I may or may not be addicted to coffee. Actually, I take that back. I am addicted. I get headaches if I don’t have it in the morning. Whatever, there are plenty worse addictions out there :-) And coffee is good for you- it’s completely natural (as with all things, in moderation)! I know people right now that are all about “giving up caffeine” because they think it’s bad for them. I guarantee 90% of them won’t be able to sustain it, plus, it’s not really coffee that’s bad for you- it’s the sugar you put in it. Solution- nix the sugar (and the cream, while you’re at it)!
With any diet, including a real food diet, it is overwhelming to all of a sudden say, “OK! I am now completely going to follow this diet 100%.” It’s an unrealistic goal when you are used to certain eating habits, and God forbid you cheat for a day, and then it’s all over. What’s the point anymore? This is why I never “diet.” Small goals are better. The first thing Zach and I did to make the switch to a less processed diet was make the switch to black coffee. This is potentially the smallest change we made with the biggest effect. We noticed the difference in how we felt right away.
As part of the switch to a more real-food-conscious diet, I cut back significantly on refined sugars (I try to use natural sweeteners like honey and maple syrup instead) That’s not to say that I never eat white sugar. I like baking and you simply can’t substitute honey for everything sweet. Making the switch to black coffee from your “regular” order at Dunkin’ Donuts (that’s a reference for you Boston people) is one way to cut out a lot of sugar and, frankly, make you feel great.
Zach and I decided to make the switch to black coffee together.
Full disclosure: the first day was horrible. Very bitter, and very different from our regular routine of something sweet in the morning. All day at work, we kept thinking, “I really wish I had regular coffee with cream and sugar.” We were grumpy. But we persevered.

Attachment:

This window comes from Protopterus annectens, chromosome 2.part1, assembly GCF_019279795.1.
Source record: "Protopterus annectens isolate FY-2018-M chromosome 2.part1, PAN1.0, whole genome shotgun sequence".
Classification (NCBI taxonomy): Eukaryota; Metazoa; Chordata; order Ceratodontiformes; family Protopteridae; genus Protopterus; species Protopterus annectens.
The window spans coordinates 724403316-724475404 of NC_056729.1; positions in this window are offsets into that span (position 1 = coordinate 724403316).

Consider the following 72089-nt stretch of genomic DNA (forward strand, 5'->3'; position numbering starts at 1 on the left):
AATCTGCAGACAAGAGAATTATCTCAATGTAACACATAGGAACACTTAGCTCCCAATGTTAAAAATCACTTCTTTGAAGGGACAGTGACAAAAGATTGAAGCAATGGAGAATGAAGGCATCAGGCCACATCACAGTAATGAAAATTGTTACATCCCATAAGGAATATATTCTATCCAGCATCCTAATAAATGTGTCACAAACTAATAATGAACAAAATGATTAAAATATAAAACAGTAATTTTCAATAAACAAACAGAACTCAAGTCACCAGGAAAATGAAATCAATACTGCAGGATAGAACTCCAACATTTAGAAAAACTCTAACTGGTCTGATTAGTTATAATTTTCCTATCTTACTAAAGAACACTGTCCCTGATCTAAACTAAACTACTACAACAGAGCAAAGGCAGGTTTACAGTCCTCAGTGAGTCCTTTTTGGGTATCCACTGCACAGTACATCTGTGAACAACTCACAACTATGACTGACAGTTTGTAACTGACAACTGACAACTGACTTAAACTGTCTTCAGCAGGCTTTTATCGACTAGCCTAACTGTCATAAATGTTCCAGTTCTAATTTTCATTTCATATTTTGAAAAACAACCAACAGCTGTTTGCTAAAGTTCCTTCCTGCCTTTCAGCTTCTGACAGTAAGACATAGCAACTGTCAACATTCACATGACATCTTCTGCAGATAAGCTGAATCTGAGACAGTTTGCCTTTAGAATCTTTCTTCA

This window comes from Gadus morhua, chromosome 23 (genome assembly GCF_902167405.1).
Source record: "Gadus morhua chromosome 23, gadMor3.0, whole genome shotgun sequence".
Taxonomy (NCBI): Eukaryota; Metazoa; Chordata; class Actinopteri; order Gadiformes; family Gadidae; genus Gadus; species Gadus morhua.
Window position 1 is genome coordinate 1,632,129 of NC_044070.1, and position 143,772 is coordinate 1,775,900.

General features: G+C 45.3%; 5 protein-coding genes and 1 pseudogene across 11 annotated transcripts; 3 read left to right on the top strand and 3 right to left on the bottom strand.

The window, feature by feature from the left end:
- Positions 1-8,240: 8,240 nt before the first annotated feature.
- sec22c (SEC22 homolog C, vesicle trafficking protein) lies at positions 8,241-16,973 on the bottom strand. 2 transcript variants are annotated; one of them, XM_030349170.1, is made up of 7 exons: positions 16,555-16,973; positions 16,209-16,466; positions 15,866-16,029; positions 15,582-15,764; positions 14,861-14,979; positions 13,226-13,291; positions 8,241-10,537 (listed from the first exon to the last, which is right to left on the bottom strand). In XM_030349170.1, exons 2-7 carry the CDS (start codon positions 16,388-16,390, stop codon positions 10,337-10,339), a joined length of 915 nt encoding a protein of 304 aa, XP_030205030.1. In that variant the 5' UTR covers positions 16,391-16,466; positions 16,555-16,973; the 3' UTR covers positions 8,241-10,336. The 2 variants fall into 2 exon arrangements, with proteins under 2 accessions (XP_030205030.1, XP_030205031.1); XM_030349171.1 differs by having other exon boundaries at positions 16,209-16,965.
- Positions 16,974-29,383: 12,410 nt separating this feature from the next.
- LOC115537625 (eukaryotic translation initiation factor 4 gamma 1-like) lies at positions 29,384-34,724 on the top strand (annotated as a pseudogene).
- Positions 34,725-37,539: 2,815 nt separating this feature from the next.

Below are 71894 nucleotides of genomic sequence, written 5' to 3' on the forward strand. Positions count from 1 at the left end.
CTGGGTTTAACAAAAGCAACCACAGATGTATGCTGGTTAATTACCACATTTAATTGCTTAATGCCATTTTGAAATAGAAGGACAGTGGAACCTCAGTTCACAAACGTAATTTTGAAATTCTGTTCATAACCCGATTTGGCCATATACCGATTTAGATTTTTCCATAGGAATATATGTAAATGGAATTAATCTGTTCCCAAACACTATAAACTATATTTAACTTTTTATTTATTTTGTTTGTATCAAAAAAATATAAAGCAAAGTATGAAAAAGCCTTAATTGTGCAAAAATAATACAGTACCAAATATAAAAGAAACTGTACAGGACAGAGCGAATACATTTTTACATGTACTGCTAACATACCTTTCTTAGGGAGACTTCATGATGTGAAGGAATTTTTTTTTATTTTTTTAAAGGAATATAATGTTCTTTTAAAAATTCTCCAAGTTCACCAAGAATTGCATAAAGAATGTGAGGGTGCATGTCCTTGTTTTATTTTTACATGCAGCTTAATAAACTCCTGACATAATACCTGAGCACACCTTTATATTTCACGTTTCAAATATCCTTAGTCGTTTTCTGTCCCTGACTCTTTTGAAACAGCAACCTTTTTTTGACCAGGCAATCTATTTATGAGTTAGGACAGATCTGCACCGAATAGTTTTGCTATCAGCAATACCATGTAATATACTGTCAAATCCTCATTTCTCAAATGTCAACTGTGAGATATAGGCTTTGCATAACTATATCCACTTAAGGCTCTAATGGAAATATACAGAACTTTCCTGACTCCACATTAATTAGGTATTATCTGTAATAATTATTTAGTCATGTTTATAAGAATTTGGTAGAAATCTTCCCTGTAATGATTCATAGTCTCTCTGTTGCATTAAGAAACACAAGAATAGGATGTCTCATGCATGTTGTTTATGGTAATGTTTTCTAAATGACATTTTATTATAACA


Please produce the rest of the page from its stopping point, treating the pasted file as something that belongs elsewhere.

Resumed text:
The second day was better. We still longed for that smooth, sweet version of the coffee we were used to, but at least we knew what to expect. The first sip was not followed by grimacing faces. No surprises the second day.
The third day was… pretty good! Our appreciation for black coffee started to grow. Coffee with cream and sugar sounded yummy, but black coffee didn’t sound repulsive anymore. And, we began to notice differences in how we felt during the day. Black coffee seemed to be aiding in digestion a little more than regular coffee and we had more energy.
After about a week, we were hooked. We didn’t even want cream and sugar in our coffee anymore! And, we began to see and feel the benefits. Cream and sugar definitely adds some weight to your coffee and it’s not necessarily the first thing your body naturally wants in the morning. Digestion was better, and energy was better. The coffee seemed to be more effective, probably because there was no sugar rush/crash competing with the caffeine. Also, (I know this is kind of gross) the amount of plaque build-up on our teeth seemed to decrease as well! (Did you know that in indigenous cultures around the world where real food is still 100% part of life, and dental care doesn’t exist, tooth decay is not a problem?)
My advice for making an awesome cup of black coffee:
- Invest in a grinder and grind your own beans. It’s worth it.
- Buy good coffee, as freshly roasted as possible. Unflavored, organic is best.
- All black coffees are not brewed equal. Chances are, the coffee that has been sitting in the pot all morning at the local diner is NOT tasty. These are the times I use cream and sugar to cover up the burnt taste of bad black coffee, or order tea as an alternative. And, sorry Dunkin’s, but your black coffee stinks. If you are going for a to-go option, get Starbucks, or ask for coffee with just whole milk instead of cream and sugar.
- French press coffee tastes phenomenal. I just use my coffee brewer most days for convenience, but if you have some time on your hands, use a french press.
Making the switch to black coffee is a small step you can take to decreasing the amount of refined sugar in your diet. When I make iced coffee, I still put cream or whole milk in it, but no sugar. It’s impossible (at least for me) to completely take out refined sugars from a normal American diet, but this is a great step in decreasing the amount you ingest. One small step for real food, one giant leap for your stomach.